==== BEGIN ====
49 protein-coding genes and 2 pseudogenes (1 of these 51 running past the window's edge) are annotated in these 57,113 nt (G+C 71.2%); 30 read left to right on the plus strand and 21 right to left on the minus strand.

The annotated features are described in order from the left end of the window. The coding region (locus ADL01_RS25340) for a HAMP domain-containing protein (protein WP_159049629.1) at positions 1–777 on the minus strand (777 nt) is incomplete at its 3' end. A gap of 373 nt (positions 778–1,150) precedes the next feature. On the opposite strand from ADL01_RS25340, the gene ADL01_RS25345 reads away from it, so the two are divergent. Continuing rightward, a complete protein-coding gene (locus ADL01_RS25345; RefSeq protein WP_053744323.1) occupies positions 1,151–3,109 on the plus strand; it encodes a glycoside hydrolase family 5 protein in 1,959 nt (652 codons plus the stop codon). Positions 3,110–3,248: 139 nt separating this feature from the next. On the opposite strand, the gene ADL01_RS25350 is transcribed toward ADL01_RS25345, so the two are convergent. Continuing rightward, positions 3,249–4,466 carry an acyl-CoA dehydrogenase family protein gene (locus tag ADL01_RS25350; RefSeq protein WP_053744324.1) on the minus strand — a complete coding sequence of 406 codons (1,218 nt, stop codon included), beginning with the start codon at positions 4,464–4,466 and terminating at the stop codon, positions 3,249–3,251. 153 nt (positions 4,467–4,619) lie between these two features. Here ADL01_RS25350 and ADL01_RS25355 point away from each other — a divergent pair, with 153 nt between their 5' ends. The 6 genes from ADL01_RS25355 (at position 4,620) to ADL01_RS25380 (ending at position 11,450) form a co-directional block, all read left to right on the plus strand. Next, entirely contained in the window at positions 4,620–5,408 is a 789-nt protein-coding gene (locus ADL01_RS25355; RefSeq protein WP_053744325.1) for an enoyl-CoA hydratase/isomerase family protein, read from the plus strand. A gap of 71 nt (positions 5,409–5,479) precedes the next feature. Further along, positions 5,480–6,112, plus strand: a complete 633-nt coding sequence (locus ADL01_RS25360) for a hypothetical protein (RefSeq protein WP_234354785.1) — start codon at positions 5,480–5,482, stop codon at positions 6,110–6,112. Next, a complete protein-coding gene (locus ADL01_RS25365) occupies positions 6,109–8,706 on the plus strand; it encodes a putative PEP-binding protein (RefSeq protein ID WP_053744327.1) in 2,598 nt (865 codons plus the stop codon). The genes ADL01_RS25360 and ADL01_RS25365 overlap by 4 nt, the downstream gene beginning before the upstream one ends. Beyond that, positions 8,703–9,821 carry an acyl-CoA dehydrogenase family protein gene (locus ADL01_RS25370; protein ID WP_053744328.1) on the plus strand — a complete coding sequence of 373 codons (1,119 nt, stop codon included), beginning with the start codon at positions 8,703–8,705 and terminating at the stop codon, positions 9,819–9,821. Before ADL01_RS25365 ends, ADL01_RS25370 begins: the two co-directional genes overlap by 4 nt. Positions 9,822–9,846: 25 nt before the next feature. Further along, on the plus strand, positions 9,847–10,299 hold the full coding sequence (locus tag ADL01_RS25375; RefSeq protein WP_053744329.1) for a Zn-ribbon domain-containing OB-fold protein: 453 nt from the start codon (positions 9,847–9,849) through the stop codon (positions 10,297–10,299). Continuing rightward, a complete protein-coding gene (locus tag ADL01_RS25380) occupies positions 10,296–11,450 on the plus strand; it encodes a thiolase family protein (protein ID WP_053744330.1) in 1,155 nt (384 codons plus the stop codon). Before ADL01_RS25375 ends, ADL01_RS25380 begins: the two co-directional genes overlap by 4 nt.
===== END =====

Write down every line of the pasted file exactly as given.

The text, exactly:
49 protein-coding genes and 2 pseudogenes (1 of these 51 running past the window's edge) are annotated in these 57,113 nt (G+C 71.2%); 30 read left to right on the plus strand and 21 right to left on the minus strand.

The annotated features are described in order from the left end of the window. The coding region (locus ADL01_RS25340) for a HAMP domain-containing protein (protein WP_159049629.1) at positions 1–777 on the minus strand (777 nt) is incomplete at its 3' end. A gap of 373 nt (positions 778–1,150) precedes the next feature. On the opposite strand from ADL01_RS25340, the gene ADL01_RS25345 reads away from it, so the two are divergent. Continuing rightward, a complete protein-coding gene (locus ADL01_RS25345; RefSeq protein WP_053744323.1) occupies positions 1,151–3,109 on the plus strand; it encodes a glycoside hydrolase family 5 protein in 1,959 nt (652 codons plus the stop codon). Positions 3,110–3,248: 139 nt separating this feature from the next. On the opposite strand, the gene ADL01_RS25350 is transcribed toward ADL01_RS25345, so the two are convergent. Continuing rightward, positions 3,249–4,466 carry an acyl-CoA dehydrogenase family protein gene (locus tag ADL01_RS25350; RefSeq protein WP_053744324.1) on the minus strand — a complete coding sequence of 406 codons (1,218 nt, stop codon included), beginning with the start codon at positions 4,464–4,466 and terminating at the stop codon, positions 3,249–3,251. 153 nt (positions 4,467–4,619) lie between these two features. Here ADL01_RS25350 and ADL01_RS25355 point away from each other — a divergent pair, with 153 nt between their 5' ends. The 6 genes from ADL01_RS25355 (at position 4,620) to ADL01_RS25380 (ending at position 11,450) form a co-directional block, all read left to right on the plus strand. Next, entirely contained in the window at positions 4,620–5,408 is a 789-nt protein-coding gene (locus ADL01_RS25355; RefSeq protein WP_053744325.1) for an enoyl-CoA hydratase/isomerase family protein, read from the plus strand. A gap of 71 nt (positions 5,409–5,479) precedes the next feature. Further along, positions 5,480–6,112, plus strand: a complete 633-nt coding sequence (locus ADL01_RS25360) for a hypothetical protein (RefSeq protein WP_234354785.1) — start codon at positions 5,480–5,482, stop codon at positions 6,110–6,112. Next, a complete protein-coding gene (locus ADL01_RS25365) occupies positions 6,109–8,706 on the plus strand; it encodes a putative PEP-binding protein (RefSeq protein ID WP_053744327.1) in 2,598 nt (865 codons plus the stop codon). The genes ADL01_RS25360 and ADL01_RS25365 overlap by 4 nt, the downstream gene beginning before the upstream one ends. Beyond that, positions 8,703–9,821 carry an acyl-CoA dehydrogenase family protein gene (locus ADL01_RS25370; protein ID WP_053744328.1) on the plus strand — a complete coding sequence of 373 codons (1,119 nt, stop codon included), beginning with the start codon at positions 8,703–8,705 and terminating at the stop codon, positions 9,819–9,821. Before ADL01_RS25365 ends, ADL01_RS25370 begins: the two co-directional genes overlap by 4 nt. Positions 9,822–9,846: 25 nt before the next feature. Further along, on the plus strand, positions 9,847–10,299 hold the full coding sequence (locus tag ADL01_RS25375; RefSeq protein WP_053744329.1) for a Zn-ribbon domain-containing OB-fold protein: 453 nt from the start codon (positions 9,847–9,849) through the stop codon (positions 10,297–10,299). Continuing rightward, a complete protein-coding gene (locus tag ADL01_RS25380) occupies positions 10,296–11,450 on the plus strand; it encodes a thiolase family protein (protein ID WP_053744330.1) in 1,155 nt (384 codons plus the stop codon). Before ADL01_RS25375 ends, ADL01_RS25380 begins: the two co-directional genes overlap by 4 nt.